Use this URL to cite or link to this record in EThOS: https://ethos.bl.uk/OrderDetails.do?uin=uk.bl.ethos.780168
Title: Thermal optimisation of the stator vent design for a synchronous generator
Author: Bersch, Kevin
ISNI:       0000 0004 7965 8576
Awarding Body: University of Nottingham
Current Institution: University of Nottingham
Date of Award: 2019
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Abstract:
An appropriate cooling of electrical machines is essential for safe, reliable and efficient operation and to address the growing demand for highly power-dense machines. Conventional thermal design optimisation procedures have traditionally relied on simple analytical correlations, which are not well suited to investigate complex and novel designs. Computational Fluid Dynamics (CFD) enables a more accurate prediction of fluid flow and heat transfer. But to date, the high complexity of the geometry, mesh and solver setup have required the model setup to be updated manually when the machine design is changed. Within this thesis, a novel methodology for the thermal optimisation of electrical machines is developed based on a 3-D Conjugate Heat Transfer CFD model of a synchronous generator. It enables the automated optimisation of multiple design parameters without requiring any additional user input after the initial model setup. The impact the design changes have on the electromagnetic performance was taken into account through analytical correlations developed from electromagnetic 2-D FEA. By implementing these correlations into the thermal optimisation procedure, an optimal machine design considering the thermal as well as the electromagnetic performance can be achieved. The developed methodology was applied to improve the stator cooling of an air-cooled synchronous generator with a power rating of several hundred kVA used for continuous industrial power generation. Initially, a model of the current machine design was created to gain insight into its thermal performance. As the machine hot spot is located in the stator core windings, venting the stator was identified as a beneficial design change. Subsequently, five vent design parameters were optimised, reducing peak and average stator winding temperatures. Based on the outcome of the design optimisation, a vented stator-casing arrangement was built and tested experimentally. In comparison to the original machine design, the peak stator winding temperature rise was reduced by 20.1 %, while the average stator winding temperature rise decreased by 12.3 %. The investigated generator and the designed prototype were validated experimentally by torque, mass flow, rotor and stator winding temperature measurements. The temperature measurements were taken at various loads, including full load, while the machine was connected to the grid. This enabled an accurate prediction of the generator's thermal performance under normal operating conditions. Good agreement between CFD and experimental data was found, validating the design methodology.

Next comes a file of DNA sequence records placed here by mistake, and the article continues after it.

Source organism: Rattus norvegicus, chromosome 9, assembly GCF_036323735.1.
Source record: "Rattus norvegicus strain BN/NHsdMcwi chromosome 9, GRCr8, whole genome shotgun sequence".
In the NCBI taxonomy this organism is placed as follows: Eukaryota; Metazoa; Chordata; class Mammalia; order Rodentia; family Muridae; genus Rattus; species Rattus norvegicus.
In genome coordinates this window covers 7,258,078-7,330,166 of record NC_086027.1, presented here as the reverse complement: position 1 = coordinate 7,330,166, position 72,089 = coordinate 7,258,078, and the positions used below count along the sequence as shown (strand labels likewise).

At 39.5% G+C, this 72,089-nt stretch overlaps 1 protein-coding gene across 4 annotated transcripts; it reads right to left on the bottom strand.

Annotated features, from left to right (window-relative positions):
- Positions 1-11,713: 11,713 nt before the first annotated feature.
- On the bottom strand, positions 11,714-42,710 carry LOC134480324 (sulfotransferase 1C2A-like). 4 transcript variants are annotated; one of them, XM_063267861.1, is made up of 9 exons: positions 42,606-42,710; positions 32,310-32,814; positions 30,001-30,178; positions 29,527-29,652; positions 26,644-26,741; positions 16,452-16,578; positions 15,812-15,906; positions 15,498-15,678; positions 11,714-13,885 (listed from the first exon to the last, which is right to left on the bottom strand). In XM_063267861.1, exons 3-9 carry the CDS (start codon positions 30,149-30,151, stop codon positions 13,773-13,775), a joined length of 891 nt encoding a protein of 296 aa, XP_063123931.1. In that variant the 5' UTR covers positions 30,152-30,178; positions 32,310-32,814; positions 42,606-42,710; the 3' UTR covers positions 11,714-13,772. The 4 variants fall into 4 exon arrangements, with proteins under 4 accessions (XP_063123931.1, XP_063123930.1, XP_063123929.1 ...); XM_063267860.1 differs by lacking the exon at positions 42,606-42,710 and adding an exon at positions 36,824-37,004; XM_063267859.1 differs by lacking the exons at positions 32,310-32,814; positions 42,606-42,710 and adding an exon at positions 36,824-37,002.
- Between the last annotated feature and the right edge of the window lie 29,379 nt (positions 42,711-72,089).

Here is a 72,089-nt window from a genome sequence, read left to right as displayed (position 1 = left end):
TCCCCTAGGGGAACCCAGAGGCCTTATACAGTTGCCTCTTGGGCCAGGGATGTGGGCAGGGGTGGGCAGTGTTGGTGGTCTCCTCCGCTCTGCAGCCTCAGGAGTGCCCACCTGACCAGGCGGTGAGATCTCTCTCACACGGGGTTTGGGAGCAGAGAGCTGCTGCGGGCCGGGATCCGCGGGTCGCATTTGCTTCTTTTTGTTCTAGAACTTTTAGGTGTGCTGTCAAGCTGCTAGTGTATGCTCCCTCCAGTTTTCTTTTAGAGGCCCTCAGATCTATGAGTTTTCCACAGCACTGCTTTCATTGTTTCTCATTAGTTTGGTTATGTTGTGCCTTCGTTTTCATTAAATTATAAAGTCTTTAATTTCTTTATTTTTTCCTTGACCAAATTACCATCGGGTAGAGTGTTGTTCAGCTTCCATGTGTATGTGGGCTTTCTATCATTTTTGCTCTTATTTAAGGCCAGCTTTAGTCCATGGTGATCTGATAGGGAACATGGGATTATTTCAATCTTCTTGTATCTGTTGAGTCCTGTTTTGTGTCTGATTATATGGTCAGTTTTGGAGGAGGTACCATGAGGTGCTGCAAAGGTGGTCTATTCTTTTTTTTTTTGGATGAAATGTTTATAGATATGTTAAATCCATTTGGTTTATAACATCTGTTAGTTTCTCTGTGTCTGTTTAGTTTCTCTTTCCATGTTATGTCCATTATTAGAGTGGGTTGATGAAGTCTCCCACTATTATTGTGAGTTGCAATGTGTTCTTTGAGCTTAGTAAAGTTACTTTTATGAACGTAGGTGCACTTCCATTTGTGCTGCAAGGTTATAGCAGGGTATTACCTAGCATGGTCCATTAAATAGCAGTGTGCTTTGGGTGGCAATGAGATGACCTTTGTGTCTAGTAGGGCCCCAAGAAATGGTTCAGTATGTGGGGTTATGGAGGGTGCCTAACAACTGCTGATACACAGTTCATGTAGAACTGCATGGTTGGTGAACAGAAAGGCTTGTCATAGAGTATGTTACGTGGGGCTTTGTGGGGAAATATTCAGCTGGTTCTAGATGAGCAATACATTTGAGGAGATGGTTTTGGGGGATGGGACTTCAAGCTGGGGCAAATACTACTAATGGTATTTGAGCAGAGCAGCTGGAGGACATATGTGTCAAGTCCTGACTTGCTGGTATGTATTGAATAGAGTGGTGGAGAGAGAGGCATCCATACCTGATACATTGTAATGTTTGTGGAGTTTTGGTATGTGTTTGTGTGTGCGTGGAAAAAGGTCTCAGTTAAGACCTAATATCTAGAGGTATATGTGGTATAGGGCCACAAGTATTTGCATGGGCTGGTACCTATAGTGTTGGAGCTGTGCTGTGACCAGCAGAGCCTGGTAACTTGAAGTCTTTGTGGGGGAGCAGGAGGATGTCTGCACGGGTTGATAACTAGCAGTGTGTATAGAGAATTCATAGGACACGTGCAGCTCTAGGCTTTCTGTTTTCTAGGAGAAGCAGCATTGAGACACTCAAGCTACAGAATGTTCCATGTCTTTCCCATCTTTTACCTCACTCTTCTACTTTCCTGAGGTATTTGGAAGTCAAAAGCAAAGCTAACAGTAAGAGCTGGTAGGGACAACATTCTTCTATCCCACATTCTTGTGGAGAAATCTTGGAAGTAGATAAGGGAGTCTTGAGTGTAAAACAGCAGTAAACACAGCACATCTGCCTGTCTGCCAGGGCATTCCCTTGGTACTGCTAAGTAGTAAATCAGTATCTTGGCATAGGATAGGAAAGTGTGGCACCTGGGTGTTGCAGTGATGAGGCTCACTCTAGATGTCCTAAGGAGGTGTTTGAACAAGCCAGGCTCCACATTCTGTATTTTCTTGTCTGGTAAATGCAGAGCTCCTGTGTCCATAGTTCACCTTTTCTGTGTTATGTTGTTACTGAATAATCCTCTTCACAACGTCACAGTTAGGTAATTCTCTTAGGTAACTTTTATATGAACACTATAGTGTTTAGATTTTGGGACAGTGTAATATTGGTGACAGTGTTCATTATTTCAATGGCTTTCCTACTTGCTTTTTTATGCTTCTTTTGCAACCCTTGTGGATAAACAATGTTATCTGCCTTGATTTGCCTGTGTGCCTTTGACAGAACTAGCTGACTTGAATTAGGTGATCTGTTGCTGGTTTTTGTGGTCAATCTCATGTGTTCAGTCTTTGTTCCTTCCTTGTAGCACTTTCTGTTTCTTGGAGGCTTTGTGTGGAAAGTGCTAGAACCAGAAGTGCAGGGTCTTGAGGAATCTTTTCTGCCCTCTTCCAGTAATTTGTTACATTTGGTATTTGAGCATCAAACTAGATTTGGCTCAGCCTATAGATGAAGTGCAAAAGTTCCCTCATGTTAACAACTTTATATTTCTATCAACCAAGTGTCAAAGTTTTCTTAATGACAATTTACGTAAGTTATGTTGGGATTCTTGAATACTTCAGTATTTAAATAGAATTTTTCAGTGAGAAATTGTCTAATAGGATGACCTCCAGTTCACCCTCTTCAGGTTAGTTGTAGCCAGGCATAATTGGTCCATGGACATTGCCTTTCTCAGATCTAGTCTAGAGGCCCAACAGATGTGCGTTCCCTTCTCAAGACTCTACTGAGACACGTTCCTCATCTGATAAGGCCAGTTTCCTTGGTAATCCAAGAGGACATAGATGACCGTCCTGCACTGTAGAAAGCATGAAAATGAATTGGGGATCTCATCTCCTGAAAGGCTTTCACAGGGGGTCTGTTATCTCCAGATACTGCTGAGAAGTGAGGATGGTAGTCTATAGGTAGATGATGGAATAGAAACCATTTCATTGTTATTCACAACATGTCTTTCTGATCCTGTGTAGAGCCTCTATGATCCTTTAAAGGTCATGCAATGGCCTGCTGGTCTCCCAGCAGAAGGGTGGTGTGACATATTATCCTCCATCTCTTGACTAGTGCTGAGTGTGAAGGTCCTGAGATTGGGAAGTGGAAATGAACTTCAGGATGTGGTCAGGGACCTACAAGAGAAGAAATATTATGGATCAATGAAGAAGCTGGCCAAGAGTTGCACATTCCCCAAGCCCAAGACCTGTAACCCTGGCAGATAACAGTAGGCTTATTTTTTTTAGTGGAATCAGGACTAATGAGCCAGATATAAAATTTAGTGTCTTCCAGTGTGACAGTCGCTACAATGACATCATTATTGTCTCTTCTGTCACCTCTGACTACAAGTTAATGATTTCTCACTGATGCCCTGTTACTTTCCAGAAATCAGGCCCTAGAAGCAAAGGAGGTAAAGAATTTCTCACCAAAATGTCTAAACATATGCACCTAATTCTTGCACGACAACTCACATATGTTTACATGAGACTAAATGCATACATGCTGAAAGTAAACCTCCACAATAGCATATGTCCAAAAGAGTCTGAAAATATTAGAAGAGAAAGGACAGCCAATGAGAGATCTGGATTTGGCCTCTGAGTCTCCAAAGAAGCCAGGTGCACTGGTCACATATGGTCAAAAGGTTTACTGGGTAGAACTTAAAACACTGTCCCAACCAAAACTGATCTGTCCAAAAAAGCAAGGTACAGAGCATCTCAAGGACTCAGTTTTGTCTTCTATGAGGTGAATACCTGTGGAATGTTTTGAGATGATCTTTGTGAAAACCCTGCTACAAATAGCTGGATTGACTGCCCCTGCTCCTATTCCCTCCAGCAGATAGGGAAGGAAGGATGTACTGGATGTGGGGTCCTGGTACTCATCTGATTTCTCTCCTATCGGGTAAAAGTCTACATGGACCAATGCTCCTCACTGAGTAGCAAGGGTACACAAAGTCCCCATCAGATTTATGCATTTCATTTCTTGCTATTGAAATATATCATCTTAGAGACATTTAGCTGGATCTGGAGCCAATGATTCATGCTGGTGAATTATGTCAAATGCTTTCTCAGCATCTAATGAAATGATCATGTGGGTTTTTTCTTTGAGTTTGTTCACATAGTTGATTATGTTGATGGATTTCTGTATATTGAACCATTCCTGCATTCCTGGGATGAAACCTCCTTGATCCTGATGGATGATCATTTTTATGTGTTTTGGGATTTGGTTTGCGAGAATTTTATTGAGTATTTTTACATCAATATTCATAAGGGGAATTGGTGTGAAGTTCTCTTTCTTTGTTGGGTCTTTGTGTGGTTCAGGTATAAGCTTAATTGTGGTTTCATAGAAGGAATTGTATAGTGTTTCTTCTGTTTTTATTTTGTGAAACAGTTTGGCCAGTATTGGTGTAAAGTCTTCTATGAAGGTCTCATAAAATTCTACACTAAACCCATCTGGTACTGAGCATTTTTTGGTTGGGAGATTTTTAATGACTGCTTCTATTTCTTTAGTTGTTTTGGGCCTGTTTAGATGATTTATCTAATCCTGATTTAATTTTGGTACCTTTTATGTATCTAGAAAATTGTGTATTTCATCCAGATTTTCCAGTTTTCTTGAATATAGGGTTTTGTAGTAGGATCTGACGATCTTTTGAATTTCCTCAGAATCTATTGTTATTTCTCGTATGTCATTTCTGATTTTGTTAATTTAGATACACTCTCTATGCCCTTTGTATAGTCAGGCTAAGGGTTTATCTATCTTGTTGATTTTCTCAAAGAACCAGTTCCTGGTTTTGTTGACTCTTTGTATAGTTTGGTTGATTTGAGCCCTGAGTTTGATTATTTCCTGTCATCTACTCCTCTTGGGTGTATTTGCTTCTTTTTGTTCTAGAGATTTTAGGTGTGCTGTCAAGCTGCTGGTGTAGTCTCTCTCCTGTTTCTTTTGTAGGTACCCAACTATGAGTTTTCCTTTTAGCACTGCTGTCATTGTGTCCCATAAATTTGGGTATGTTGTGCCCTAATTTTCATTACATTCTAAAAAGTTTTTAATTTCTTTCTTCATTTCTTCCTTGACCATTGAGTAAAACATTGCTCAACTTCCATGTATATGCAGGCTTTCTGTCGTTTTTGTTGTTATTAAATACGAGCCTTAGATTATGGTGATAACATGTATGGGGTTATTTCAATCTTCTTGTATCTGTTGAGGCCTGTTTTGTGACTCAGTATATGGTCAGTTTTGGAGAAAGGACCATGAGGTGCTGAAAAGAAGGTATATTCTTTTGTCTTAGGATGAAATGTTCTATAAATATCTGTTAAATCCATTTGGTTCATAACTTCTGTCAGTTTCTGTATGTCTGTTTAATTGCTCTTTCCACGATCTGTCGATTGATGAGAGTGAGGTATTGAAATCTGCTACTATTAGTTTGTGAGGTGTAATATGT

Supervisor: Not available Sponsor: Not available
Qualification Name: Thesis (Ph.D.) Qualification Level: Doctoral
EThOS ID: uk.bl.ethos.780168  DOI: Not available
Keywords: TK Electrical engineering. Electronics Nuclear engineering
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